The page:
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Unmotivated students? Here’s what to do.

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Unmotivated students? Here’s what to do.


We’ve all been there, right? Well, I’ve certainly been there!

From little to no class participation and careless work to disruptive behaviors and failing grades, we know a disengaged student is a student who is not learning.

In the past year, concern has risen over low student engagement as virtual and hybrid learning has distanced students from each other and familiar learning experiences.


First off, if there was one simple answer to this, I would be screaming it from the rooftops (i.e. the internet) and we would have classes full of happy, motivated learners. However, there are scores of factors influencing student motivation.  Some of these are within our sphere of influence and some are entirely out of our control. Additionally, this puzzle is different for every student, so the one-solution-for-all approach just isn’t going to work.

What we can do, however, is turn to research and identify the areas we CAN influence. We know the concept of BELONGING has a significant impact on student motivation and engagement.


Students need to feel they belong in the classroom environment and that their own personal identity aligns with class experiences and expectations. When walking into the classroom (or entering a virtual classroom), students need to feel that “people like me can succeed here.”

Connected to belonging is the concept of affinity–students need to like each other. Research from Florida Atlantic University (Hartl et al., 2015) found that higher peer affinity increases task completion, speed of learning, and exploratory behavior. Essentially, they found that liking promotes learning.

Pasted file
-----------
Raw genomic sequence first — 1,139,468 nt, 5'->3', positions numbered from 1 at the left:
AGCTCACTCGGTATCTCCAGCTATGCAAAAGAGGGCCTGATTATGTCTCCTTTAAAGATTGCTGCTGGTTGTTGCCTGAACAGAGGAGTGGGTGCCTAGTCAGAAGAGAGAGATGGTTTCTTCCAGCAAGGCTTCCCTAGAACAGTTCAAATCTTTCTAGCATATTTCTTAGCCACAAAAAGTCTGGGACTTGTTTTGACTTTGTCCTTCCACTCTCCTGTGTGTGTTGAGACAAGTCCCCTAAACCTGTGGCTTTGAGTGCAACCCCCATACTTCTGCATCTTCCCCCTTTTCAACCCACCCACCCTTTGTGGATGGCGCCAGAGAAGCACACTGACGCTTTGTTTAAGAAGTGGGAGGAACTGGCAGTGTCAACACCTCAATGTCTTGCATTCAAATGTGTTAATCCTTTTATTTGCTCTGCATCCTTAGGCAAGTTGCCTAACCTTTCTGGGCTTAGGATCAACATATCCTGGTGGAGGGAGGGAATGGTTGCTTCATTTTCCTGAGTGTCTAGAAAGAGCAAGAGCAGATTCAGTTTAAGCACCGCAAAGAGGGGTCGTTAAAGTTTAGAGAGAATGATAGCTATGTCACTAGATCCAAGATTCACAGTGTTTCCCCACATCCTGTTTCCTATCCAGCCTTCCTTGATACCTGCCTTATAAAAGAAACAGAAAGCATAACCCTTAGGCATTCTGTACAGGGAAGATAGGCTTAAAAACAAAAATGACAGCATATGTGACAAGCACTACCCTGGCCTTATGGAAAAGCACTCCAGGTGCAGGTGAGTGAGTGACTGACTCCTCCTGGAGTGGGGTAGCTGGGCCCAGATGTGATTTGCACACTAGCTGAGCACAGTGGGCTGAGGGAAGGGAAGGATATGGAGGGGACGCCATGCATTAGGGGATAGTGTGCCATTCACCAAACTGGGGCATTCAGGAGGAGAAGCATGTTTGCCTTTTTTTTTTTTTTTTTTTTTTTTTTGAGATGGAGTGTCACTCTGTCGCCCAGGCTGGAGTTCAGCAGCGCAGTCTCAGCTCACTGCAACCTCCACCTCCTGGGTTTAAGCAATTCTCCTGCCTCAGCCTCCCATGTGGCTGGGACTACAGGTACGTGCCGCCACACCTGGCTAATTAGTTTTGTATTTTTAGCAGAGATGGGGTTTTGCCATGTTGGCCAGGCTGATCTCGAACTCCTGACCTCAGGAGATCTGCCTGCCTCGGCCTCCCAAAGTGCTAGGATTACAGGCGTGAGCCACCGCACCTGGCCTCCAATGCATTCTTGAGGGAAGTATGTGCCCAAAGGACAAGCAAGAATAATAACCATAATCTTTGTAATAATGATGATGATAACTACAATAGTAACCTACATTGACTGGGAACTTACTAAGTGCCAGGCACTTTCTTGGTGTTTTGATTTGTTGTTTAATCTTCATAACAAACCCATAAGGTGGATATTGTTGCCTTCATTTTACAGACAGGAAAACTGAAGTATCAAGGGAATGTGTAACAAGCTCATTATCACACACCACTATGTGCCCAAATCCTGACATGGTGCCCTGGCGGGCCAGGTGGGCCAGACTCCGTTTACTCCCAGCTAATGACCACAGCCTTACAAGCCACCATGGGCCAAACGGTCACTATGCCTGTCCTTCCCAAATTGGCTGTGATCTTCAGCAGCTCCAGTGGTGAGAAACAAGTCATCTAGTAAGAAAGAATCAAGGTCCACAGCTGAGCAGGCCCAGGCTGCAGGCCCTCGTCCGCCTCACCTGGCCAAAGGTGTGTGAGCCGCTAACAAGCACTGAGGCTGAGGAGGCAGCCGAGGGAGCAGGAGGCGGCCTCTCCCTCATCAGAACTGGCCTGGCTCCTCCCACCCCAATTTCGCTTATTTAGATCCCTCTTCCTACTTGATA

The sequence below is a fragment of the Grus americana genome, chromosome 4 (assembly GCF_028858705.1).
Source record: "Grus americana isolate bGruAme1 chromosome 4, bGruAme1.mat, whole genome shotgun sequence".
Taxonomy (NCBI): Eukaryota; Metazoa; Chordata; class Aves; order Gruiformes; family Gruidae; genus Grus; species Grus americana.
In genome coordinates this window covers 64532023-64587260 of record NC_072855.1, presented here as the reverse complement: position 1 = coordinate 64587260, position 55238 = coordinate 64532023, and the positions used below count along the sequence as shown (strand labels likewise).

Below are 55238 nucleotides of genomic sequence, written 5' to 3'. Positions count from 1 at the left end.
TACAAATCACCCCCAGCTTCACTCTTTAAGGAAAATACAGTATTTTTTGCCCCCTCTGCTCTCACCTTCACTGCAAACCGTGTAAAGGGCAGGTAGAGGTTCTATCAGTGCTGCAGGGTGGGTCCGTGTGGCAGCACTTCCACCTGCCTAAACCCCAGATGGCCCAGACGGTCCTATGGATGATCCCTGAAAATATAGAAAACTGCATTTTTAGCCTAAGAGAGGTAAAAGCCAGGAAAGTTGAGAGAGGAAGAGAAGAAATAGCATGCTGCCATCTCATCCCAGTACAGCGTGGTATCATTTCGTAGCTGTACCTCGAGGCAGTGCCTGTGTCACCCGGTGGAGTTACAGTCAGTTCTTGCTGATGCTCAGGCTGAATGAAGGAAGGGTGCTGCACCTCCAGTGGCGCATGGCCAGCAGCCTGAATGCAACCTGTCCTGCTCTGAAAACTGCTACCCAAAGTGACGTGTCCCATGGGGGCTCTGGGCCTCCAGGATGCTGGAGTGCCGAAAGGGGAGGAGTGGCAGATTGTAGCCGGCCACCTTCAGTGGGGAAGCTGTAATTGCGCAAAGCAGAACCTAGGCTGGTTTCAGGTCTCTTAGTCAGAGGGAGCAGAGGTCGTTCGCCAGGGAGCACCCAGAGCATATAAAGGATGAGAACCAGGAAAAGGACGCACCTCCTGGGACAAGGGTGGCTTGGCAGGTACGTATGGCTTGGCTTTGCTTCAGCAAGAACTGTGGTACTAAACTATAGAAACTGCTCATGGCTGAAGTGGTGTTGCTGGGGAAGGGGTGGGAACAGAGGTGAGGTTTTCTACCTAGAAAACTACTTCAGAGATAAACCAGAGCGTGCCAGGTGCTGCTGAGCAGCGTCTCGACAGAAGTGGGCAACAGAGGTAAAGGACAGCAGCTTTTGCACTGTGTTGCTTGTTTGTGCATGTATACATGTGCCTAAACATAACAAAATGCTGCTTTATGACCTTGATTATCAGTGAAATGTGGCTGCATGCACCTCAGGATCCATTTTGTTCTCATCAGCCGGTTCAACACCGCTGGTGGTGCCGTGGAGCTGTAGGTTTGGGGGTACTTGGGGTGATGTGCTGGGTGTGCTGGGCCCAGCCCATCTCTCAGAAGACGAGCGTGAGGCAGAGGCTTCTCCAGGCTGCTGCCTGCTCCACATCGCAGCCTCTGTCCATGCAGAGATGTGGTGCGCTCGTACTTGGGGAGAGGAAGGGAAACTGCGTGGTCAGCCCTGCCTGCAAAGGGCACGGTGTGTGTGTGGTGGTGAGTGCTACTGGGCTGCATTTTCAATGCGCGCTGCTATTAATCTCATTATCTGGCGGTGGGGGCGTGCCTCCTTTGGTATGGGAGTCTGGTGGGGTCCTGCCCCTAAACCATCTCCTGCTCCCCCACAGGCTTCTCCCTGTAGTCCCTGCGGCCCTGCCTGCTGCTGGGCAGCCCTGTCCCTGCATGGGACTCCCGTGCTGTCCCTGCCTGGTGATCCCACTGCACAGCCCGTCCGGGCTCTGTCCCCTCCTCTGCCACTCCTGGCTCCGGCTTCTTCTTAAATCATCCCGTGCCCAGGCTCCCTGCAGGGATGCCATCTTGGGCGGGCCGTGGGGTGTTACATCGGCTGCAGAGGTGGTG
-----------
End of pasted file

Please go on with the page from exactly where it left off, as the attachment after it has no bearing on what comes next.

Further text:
So, what can we do to build a sense of belonging and increase a sense of closeness and rapport with and amongst our students?


This activity is adapted from Dave Stuart Jr’s first day of school index card activity. A common first-day-of-school (or semester) activity involves students writing about themselves on an index card. While this can be helpful in getting to know students, Dave points out that it isn’t necessarily helpful in creating positive self-identities. If we want students to feel like they belong in our math class, for example, their own personal sense of identity needs to fit as well. So, if a student describes herself as “I’m bad at math” and “I like basketball” in her personal descriptions, she still isn’t envisioning herself succeeding in your Algebra class.

Instead, have students write about who they WANT to become. How do they want to describe themselves in the future? How might they want their friends and family to describe them six months from now? A year from now? Five years from now?

With this activity, “I’m bad at math” might turn into “I will be better at math” and “I like basketball” might become “I’m good at basketball.”  Now, students are creating a positive vision of themselves: “This might not be who I am today, but I’m working to become this in the future.”

In this activity, students could write, draw, create word art or a vision board around their future self-identity. The more opportunities to think about, create, and reflect upon this positive vision, the more likely it will become internalized.

Consider posting these in the classroom as well. This provides a visual reminder of who students want to become while building a classroom culture of learners.

Bonus points–do this activity along with your students! This supports students’ belief and trust in their teacher. You are growing and learning right alongside them!


This strategy and many more are part of our Fostering Engagement Series. You can get six more strategies for building engagement HERE!

Or, go deeper and learn over 20 engagement strategies in our four-part webinar series. Learn more at

Like these ideas? To learn classroom engagement strategies that make the most immediate impact, we recommend checking out our program, "Fostering Student Engagement."

Learn More >

Amy Jimenez

Author Since: May 8, 2018

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